Top court to rule in landmark hate-speech case

The Supreme Court of Canada



OTTAWA -- Canada's top court will rule Wednesday on a controversial case that could shake up human-rights commissions and hate-speech laws cross Canada.

The case, centred around born-again Christian and anti-gay pamphleteer and protester Bill Whatcott, pits freedom of speech advocates against hate-speech watchdogs.

The Supreme Court of Canada heard arguments in the Saskatchewan Human Rights Commission vs. Whatcott case some 16 months ago, in Oct. 2011.

The commission brought the case to Canada's highest court after losing to Whatcott when he appealed a fine it imposed on him for pamphlets he distributed in Regina and Saskatoon in 2001 and 2002.

Four people filed complaints against him at the human-rights commission, arguing the flyers promoted hatred against homosexuals.

In 2005, the commission fined Whatcott $17,500.

Whatcott, who wilfully admits his flyers and protest signs are geared to shock, claims religious freedom for his activities and has received the support of religious groups like the Evangelical Fellowship of Canada.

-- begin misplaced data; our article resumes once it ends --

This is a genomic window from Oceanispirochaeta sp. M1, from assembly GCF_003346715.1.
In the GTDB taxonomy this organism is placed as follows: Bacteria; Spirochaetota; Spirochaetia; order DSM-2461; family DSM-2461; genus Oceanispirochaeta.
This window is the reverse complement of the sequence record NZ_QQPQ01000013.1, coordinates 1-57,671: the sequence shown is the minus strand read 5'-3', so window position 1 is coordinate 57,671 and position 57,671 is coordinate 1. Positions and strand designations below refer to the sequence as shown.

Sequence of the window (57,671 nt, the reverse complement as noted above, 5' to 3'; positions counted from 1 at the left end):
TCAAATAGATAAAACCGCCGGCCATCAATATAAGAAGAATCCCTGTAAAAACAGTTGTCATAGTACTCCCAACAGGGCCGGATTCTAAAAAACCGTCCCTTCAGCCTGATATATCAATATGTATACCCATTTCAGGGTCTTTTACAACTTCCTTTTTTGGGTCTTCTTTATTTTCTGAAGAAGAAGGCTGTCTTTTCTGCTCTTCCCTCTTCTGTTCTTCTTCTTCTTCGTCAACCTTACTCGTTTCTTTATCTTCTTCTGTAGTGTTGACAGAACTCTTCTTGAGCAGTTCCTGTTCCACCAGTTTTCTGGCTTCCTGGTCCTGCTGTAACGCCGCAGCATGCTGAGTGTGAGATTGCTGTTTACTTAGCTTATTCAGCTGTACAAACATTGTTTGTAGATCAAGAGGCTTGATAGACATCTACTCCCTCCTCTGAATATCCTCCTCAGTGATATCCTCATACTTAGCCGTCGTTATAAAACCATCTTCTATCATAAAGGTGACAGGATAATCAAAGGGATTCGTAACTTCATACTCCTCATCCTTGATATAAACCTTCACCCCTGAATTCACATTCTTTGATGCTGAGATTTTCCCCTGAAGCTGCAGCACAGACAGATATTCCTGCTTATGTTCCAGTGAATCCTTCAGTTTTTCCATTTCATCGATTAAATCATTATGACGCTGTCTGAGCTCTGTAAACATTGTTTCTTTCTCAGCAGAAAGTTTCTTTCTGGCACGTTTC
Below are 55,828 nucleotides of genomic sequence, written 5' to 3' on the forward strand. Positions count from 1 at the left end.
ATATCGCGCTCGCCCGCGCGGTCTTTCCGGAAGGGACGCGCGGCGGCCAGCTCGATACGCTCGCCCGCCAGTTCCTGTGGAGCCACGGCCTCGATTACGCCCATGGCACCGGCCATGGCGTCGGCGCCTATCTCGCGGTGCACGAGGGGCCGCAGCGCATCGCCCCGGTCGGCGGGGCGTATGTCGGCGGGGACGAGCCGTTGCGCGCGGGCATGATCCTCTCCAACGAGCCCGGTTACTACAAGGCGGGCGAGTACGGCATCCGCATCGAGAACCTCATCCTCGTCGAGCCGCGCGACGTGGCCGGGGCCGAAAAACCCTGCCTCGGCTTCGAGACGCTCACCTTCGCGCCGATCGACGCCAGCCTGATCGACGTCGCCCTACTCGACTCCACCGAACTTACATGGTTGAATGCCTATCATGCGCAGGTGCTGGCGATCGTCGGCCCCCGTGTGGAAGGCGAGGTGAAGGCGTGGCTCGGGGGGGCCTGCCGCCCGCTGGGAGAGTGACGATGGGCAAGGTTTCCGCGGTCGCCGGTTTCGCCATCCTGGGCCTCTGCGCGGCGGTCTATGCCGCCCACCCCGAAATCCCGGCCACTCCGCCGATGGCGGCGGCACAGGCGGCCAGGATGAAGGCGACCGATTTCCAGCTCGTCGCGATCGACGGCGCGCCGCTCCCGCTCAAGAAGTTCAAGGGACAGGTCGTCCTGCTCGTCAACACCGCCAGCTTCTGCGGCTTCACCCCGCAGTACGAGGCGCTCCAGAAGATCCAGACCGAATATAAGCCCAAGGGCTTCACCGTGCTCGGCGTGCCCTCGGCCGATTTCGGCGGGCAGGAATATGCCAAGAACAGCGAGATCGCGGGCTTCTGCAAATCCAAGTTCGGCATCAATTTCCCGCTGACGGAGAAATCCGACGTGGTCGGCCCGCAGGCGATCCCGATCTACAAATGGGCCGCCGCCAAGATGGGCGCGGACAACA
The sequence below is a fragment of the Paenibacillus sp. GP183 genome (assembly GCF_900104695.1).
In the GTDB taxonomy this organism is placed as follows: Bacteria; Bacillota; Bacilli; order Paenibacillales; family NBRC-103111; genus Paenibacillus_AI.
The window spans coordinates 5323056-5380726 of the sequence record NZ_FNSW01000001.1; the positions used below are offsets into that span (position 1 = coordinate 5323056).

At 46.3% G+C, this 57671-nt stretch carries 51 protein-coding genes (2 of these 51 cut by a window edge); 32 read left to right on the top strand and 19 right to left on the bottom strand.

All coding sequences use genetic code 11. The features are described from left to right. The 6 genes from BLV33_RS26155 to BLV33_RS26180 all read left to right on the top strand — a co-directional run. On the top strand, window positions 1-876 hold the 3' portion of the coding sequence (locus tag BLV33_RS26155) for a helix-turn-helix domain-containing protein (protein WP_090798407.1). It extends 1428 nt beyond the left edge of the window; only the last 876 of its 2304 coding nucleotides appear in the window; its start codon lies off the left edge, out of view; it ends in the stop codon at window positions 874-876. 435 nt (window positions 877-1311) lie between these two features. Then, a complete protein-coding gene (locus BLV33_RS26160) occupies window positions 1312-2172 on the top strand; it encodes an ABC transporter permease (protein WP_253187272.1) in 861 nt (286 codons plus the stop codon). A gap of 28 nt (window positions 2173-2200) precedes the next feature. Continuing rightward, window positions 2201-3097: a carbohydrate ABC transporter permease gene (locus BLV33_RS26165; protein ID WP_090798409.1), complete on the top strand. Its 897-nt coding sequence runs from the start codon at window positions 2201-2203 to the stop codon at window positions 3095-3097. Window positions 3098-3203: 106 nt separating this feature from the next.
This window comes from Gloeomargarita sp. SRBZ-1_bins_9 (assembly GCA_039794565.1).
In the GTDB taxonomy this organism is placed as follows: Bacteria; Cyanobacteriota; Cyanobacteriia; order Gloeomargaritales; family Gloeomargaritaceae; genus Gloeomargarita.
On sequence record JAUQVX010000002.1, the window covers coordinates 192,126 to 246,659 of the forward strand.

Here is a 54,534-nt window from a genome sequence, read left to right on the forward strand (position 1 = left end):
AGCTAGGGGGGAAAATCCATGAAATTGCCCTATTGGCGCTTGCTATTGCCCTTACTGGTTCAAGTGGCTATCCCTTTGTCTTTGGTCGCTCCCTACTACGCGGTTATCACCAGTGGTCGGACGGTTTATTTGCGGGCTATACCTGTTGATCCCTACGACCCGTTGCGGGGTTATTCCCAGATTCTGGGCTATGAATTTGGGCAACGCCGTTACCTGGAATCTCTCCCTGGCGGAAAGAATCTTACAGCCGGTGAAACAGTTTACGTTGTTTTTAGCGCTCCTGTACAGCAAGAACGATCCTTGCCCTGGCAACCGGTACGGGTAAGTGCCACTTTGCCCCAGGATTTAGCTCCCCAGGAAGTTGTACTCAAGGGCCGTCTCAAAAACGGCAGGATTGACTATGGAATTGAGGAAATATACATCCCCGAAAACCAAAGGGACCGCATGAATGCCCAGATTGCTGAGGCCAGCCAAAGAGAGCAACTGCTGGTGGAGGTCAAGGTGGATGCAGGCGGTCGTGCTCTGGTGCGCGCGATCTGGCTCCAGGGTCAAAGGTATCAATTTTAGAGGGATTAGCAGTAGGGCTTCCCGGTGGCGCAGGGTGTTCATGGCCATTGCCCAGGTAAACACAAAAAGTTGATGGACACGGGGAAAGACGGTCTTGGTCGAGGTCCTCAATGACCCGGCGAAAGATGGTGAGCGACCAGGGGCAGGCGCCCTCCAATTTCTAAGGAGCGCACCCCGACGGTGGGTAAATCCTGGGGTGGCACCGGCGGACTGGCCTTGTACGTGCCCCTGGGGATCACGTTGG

"We don't necessarily condone the language Mr. Whatcott used, but we do firmly believe that every Canadian should be at liberty to share their beliefs and participate in the democratic process from a faith-inspired perspective," Don Hutchinson, the fellowship's vice-president, said Tuesday.

Civil liberties organizations intervening in the case also warned current hate-speech laws in some jurisdictions -- including Saskatchewan -- are too broad and have a chilling effect on media and public debate.

Bruce Ryder, with York University's Osgoode Law School, expects the court to reign in Saskatchewan's hate-speech law.

"It's very poorly drafted from the perspective of the Charter of Rights and Freedoms," he said.

"It prohibits speech that not only is hateful but also that belittles and ridicules an individual or a group and that just seems ridiculous that it would be legally prescribed," he said.

The ruling could also have an immediate impact on human-rights commissions in Alberta, British Columbia and the Northwest Territories that have similar provisions in their legislation.

Current top court Chief Justice Beverley McLachlin wrote the dissenting opinion when the Supreme Court last heard a hate- speech case in 1990.

"It was a very powerful dissent, arguing it's just not possible to interpret the word hatred without chilling a great deal of valuable and important political expression," Ryder said.

Still, he expects McLachlin to walk a finer line in Wednesday's ruling.

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